• Besides consistent enforcement of their rules, platforms must do a better job to address non-English speaking disinformation, especially Spanish and Asian language disinformation, particularly on video-focused platforms such as YouTube and TikTok.
  • We have continually pushed the platforms to provide more data on questionable content regarding voting/elections (as well as civil rights and hate and bias issues) so that we can work together with the platforms to utilize that data and find more solutions to address disinformation.
  • Congress, the White House, and federal agencies must use their oversight powers and press the platforms to provide more data and solutions on voting/election disinformation. Congress has held several hearings on these issues over the last two years, but has taken little action thus far.

Significant and important steps were made in this cycle by The Leadership Conference and our partners to curb election/voting disinformation. We are in a better place now than we were in 2020 in large part because of these efforts. But election denialism and disinformation are still prevalent and will continue through 2024. We must remain vigilant to address these issues — as there is much more work ahead.

Below are advocacy letters and statements for the congressional record that The Leadership Conference has sent and submitted since 2020 on voting/election disinformation:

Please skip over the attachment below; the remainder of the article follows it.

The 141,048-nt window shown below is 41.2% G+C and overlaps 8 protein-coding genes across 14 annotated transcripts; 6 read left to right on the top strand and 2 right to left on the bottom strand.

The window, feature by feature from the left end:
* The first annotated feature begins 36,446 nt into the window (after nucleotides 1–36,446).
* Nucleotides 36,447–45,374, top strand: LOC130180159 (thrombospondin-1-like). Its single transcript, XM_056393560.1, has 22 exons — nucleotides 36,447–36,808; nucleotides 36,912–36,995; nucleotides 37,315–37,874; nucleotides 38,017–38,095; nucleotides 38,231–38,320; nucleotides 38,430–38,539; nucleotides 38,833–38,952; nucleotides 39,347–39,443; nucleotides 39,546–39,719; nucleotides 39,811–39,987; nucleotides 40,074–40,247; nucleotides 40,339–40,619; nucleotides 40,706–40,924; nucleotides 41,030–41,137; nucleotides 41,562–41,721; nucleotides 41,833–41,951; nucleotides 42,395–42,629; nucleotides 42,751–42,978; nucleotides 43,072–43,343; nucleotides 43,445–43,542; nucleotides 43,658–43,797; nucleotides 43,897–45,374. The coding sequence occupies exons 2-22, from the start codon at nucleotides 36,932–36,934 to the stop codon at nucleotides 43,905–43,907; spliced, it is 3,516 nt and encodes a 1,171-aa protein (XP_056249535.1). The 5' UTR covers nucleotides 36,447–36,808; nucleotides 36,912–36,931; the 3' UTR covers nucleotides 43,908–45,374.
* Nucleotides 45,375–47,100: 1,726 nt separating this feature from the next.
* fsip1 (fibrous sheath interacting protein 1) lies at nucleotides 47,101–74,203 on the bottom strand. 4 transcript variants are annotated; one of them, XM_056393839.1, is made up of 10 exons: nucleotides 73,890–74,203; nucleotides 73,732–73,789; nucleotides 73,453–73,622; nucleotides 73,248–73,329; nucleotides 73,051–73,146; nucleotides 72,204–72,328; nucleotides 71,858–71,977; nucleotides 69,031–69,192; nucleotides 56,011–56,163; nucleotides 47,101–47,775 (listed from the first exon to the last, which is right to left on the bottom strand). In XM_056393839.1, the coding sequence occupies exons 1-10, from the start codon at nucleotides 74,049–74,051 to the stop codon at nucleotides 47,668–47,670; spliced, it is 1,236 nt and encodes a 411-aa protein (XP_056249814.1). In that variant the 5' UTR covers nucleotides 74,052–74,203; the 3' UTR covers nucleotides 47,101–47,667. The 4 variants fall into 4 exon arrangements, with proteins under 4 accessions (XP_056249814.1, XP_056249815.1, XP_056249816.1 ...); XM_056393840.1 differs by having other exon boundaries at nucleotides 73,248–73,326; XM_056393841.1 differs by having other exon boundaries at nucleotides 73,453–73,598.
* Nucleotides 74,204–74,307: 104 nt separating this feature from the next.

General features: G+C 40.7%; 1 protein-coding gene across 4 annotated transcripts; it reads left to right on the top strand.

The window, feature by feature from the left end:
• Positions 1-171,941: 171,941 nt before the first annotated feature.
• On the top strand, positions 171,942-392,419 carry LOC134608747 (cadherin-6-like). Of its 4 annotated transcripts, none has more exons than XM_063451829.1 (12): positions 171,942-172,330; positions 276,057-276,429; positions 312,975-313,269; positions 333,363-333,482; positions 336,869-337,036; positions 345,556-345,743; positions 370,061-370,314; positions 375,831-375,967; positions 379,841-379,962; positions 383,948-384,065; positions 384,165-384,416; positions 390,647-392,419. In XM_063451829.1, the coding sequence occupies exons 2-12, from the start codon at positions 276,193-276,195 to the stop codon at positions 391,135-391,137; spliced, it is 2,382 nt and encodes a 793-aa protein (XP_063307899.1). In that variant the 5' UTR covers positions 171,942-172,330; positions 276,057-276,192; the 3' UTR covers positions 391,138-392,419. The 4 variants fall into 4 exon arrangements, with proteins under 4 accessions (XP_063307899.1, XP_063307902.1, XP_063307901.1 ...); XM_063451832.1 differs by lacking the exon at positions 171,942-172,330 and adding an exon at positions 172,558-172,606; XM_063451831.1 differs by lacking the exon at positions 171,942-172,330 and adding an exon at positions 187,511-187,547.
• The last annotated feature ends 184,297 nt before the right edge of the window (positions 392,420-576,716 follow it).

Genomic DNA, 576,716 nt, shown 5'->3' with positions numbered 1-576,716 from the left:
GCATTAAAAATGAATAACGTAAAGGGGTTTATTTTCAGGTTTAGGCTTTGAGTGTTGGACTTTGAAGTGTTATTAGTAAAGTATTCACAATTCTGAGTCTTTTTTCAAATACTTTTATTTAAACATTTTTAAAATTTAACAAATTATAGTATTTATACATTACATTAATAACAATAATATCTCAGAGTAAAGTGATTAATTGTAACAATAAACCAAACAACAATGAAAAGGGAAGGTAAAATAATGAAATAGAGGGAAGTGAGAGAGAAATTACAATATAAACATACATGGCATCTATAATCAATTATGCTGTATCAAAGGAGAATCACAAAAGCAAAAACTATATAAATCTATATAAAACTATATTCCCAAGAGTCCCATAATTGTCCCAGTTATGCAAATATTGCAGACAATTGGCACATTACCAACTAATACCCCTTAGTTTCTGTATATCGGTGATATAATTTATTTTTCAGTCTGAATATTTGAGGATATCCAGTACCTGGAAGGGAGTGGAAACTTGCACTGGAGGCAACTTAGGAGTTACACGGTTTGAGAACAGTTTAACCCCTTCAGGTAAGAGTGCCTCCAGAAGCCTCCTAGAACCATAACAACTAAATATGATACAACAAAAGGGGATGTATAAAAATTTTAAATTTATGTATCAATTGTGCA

• June 24, 2020: Statement for the Record — House Energy and Commerce Committee Hearing, “A Country in Crisis: How Disinformation Online is Dividing the Nation.”
  • August 4, 2020: Letter for the Record — House Judiciary Subcommittee on Antitrust, Commercial, and Administrative Law Hearing, “Online Platforms and Market Power, Part 6: Examining the Dominance of Amazon, Apple, Facebook, and Google.”
  • October 9, 2020: Letter for the Record — House Administration Committee Hearing, “Voting Rights and Election Administration: Combatting Misinformation in the 2020 Election.”
  • October 27, 2020: Letter for the Record — Senate Commerce, Science, and Transportation Committee Hearing, “Does Section 230’s Sweeping Immunity Enable Big Tech’s Bad Behavior?”
  • March 25, 2021: Letter for the Record — House Energy and Commerce Subcommittee on Communications and Technology Hearing, “Disinformation Nation: Social Media’s Role in Promoting Extremism and Misinformation.”
  • November 30, 2021: Statement for the Record — House Energy and Commerce Subcommittee on Communications and Technology Hearing, “Holding Big Tech Accountable: Targeted Reforms to Tech’s Legal Immunity.”
  • May 12, 2022: Letter — The Leadership Conference and 120 civil rights and democracy groups urging social media platforms to take meaningful steps to address election disinformation.
  • October 13, 2022: Letter — The Leadership Conference and democracy groups urge social media platforms to address voter disinformation ahead of the 2022 midterms.